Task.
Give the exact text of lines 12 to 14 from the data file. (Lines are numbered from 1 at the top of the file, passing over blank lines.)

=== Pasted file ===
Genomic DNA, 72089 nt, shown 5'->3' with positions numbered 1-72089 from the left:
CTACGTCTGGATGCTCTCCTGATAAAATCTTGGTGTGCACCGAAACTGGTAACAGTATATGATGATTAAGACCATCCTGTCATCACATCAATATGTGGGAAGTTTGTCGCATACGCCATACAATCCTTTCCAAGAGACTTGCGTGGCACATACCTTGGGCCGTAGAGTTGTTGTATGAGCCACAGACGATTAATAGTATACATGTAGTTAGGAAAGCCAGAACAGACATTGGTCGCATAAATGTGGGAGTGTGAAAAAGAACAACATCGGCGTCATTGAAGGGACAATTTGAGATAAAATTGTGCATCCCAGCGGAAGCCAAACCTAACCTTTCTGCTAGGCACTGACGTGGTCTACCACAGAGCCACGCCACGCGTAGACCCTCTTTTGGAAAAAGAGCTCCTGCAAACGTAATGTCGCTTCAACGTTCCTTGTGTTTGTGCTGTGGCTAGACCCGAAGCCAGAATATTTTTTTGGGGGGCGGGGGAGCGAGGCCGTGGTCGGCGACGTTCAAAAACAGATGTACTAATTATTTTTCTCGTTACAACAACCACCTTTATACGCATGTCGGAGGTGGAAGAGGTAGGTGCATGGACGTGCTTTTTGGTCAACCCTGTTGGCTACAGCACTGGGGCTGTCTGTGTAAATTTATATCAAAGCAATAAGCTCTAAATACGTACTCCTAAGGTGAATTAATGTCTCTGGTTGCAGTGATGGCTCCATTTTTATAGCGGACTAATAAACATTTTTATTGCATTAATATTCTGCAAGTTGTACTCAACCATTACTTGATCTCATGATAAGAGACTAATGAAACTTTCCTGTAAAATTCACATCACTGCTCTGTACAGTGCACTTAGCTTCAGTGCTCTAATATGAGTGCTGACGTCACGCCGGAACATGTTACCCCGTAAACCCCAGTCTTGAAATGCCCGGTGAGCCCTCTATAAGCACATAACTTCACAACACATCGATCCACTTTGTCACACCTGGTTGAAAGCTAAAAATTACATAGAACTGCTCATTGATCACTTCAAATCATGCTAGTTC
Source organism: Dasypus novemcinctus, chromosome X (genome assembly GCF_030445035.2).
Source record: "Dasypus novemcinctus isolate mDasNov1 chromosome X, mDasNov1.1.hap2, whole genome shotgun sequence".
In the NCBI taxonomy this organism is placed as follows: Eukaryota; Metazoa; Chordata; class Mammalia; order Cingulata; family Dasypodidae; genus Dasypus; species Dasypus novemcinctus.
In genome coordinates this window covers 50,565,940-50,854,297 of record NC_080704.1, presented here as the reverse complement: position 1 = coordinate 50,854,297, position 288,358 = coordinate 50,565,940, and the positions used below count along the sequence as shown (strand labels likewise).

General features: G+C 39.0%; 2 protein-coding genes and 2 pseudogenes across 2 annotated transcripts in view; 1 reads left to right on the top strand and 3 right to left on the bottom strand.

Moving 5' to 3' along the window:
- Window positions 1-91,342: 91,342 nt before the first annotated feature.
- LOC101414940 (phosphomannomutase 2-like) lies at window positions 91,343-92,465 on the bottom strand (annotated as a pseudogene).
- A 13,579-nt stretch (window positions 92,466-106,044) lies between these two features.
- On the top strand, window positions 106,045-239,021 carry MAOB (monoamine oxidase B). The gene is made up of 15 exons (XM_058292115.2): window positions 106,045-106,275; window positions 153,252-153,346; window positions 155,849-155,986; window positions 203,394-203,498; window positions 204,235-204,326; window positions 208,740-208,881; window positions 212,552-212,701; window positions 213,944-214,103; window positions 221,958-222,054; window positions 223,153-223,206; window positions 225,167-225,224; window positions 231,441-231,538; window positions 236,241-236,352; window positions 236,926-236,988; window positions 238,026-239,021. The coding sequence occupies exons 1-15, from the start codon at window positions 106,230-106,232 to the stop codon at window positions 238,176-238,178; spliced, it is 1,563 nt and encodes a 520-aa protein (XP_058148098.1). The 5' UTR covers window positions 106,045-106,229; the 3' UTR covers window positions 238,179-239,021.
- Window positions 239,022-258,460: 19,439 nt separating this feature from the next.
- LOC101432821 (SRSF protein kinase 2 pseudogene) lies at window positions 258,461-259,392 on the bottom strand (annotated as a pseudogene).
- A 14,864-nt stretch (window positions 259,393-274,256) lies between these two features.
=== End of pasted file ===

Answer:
- On the top strand, window positions 106,045-239,021 carry MAOB (monoamine oxidase B). The gene is made up of 15 exons (XM_058292115.2): window positions 106,045-106,275; window positions 153,252-153,346; window positions 155,849-155,986; window positions 203,394-203,498; window positions 204,235-204,326; window positions 208,740-208,881; window positions 212,552-212,701; window positions 213,944-214,103; window positions 221,958-222,054; window positions 223,153-223,206; window positions 225,167-225,224; window positions 231,441-231,538; window positions 236,241-236,352; window positions 236,926-236,988; window positions 238,026-239,021. The coding sequence occupies exons 1-15, from the start codon at window positions 106,230-106,232 to the stop codon at window positions 238,176-238,178; spliced, it is 1,563 nt and encodes a 520-aa protein (XP_058148098.1). The 5' UTR covers window positions 106,045-106,229; the 3' UTR covers window positions 238,179-239,021.
- Window positions 239,022-258,460: 19,439 nt separating this feature from the next.
- LOC101432821 (SRSF protein kinase 2 pseudogene) lies at window positions 258,461-259,392 on the bottom strand (annotated as a pseudogene).